By Stephanie Bradshaw
“The customer is always right”… “The customer doesn’t know what they want”…Customer Service…Customer Centricity. For many years trying to put yourself in the customer’s shoes has been at the forefront of business theory. So, where are we currently on this journey?
When I was a little girl interested in the advertising world (I know… sad really), I used to hear “The customer is always right” all the time. The twentieth century Customer Service mantra was controversial and there were as many stories of its success as of its complete and utter failure. As such, businesses constantly dealt with the fall out. Customers were empowered by this statement but there was no room to move when transactions were complicated or customers were dishonest. On top of this, information that was gleaned from focus groups about what a customer really wanted was often contradictory. This left businesses confused and customers frustrated.
Steve Jobs famously claimed to never listen to the customer, because they didn’t know what they wanted. This is pretty powerful stuff from the man who revolutionised the desktop computer.
Let me put this into perspective.
In 2009 I had a flip-top phone… I loved it. I could do everything I wanted to do with it. You see, I’m not an early adopter. I liked my comfortable “I know how to use this thing” technology. I was resistant. If you’d asked me what I wanted back then, I’d have said I was happy, I could text, I could phone my loved ones and I could send photos. So if anything, I probably would have simply asked for better quality photos to take and send. Now, in hindsight, you can see the limitations of my request. What I wanted (as a customer) was limited to what I already did with the product.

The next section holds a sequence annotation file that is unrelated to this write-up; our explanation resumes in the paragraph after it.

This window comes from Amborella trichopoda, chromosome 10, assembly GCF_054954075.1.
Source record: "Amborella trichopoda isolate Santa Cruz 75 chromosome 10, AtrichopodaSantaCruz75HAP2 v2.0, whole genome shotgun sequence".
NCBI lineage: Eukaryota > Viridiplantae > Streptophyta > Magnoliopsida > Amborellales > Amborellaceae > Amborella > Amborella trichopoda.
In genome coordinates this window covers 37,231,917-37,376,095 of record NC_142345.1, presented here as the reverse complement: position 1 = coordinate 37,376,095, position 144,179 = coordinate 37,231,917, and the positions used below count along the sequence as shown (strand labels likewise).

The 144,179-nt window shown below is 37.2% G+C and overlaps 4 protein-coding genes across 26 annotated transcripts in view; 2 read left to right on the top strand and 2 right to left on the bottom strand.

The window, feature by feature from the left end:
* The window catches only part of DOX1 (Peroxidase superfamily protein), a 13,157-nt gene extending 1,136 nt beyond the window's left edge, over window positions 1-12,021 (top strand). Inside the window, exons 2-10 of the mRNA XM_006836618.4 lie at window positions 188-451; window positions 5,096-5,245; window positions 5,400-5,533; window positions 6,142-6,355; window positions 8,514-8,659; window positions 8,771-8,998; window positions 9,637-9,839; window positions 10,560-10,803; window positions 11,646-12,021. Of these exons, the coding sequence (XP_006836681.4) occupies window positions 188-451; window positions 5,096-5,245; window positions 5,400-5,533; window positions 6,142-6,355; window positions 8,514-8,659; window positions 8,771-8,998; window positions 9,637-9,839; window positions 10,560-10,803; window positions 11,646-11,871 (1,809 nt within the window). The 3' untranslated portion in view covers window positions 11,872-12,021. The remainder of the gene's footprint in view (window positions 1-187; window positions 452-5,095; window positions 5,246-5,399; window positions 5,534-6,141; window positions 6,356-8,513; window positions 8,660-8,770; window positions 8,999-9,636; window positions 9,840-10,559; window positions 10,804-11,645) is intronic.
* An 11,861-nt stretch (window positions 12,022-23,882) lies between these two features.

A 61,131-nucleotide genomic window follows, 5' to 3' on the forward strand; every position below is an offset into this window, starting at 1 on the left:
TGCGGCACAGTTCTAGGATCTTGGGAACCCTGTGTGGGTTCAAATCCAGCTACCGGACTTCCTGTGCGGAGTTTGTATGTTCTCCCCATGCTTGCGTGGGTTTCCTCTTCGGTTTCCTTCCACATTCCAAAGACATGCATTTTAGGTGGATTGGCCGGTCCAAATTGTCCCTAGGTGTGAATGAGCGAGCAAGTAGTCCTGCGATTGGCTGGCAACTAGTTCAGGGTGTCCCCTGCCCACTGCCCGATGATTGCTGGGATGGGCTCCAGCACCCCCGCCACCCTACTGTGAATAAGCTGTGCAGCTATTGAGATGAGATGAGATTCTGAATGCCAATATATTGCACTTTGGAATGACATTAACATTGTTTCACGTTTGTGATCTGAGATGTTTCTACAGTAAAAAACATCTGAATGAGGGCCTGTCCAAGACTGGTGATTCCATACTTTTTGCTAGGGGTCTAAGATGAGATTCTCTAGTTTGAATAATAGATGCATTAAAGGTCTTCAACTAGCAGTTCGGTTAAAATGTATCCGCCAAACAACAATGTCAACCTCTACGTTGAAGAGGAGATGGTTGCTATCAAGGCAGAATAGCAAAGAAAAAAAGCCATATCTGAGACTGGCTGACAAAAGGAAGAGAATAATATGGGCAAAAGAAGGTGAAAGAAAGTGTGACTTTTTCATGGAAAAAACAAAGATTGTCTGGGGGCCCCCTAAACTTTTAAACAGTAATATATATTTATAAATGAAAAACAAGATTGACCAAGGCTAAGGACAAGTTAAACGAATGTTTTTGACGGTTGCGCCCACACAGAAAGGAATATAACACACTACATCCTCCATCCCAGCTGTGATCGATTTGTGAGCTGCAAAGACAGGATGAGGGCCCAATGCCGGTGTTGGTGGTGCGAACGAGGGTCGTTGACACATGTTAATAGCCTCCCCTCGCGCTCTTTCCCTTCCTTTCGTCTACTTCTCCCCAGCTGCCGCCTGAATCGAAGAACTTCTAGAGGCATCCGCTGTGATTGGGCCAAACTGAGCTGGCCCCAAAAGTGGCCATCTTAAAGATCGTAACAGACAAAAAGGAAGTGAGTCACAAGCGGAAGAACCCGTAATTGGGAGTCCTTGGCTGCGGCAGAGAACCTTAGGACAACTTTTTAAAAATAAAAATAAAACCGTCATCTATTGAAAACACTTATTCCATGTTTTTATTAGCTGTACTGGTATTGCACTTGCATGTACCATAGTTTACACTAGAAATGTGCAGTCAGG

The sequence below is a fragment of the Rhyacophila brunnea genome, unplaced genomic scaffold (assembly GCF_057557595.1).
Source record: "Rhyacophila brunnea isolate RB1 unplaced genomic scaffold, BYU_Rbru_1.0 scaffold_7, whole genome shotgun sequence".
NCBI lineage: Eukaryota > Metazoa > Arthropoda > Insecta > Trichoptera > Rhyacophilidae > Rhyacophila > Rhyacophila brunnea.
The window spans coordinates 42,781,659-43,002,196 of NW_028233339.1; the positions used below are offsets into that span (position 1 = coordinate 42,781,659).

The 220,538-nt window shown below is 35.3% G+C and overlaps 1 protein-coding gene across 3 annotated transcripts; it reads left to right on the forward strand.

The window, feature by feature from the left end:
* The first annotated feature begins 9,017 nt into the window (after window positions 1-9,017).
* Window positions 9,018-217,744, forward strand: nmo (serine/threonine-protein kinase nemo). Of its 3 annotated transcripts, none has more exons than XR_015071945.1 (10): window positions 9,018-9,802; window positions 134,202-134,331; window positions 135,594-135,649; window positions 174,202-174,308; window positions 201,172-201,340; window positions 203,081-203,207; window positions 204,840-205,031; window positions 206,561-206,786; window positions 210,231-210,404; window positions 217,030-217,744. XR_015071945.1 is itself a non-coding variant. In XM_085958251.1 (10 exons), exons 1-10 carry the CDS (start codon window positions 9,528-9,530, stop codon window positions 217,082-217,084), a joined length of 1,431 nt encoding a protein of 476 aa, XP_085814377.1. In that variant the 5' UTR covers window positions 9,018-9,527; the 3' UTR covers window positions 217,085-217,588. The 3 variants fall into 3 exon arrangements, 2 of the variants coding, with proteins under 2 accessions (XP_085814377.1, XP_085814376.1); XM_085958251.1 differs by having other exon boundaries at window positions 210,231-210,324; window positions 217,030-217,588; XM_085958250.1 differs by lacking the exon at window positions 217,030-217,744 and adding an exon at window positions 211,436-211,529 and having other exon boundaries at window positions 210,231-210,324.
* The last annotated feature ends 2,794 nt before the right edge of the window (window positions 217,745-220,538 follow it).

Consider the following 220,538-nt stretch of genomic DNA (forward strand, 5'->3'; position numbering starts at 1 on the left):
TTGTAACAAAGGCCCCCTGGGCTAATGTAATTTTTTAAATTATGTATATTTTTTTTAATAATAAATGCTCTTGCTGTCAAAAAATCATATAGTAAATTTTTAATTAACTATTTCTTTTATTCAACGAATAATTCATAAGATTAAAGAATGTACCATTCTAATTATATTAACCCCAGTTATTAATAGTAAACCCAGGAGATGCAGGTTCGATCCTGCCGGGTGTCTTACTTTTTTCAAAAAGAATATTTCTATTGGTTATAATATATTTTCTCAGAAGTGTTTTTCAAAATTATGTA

Aha!…Proof there are limitations to listening too closely to your customers.
Personally, when I have been very loyal to a brand it hasn’t been about them giving me what (I thought) I wanted, my loyalty goes to companies who I have had positive interactions with in good times and in bad. They have earned my loyalty when I felt they had my best interests at heart. They have earned my respect when they brought something to the table beyond my expectations, and I’ve been left feeling genuinely happy after the experience. That is where the customer-focused power is. That is what customer centricity is about.
As a customer, let’s leave it to the companies to predict what we need and delight us with the unexpected. They have the technology, the brains and the motivation to do so after all. Because as a customer, I don’t know what I want, I just know how I want to feel… valued, important and delighted.
Thankfully, the customer mantra has evolved. Customer centricity has risen out of a customer-facing world that has grown up. Businesses are beginning to understand that if they are authentic in the way they communicate with their customer and treat them with empathy and respect during every transaction, they’ll build genuine bonds and create valuable advocates for their brand.
Who knows? But it has all the indications that it’s a bright one for both company and customer alike.
Bunch are working on many programs for clients who are turning the big ship around slowly to focus once again on what will delight their customers.
Get your sunglasses on, because we’re turning toward the sun.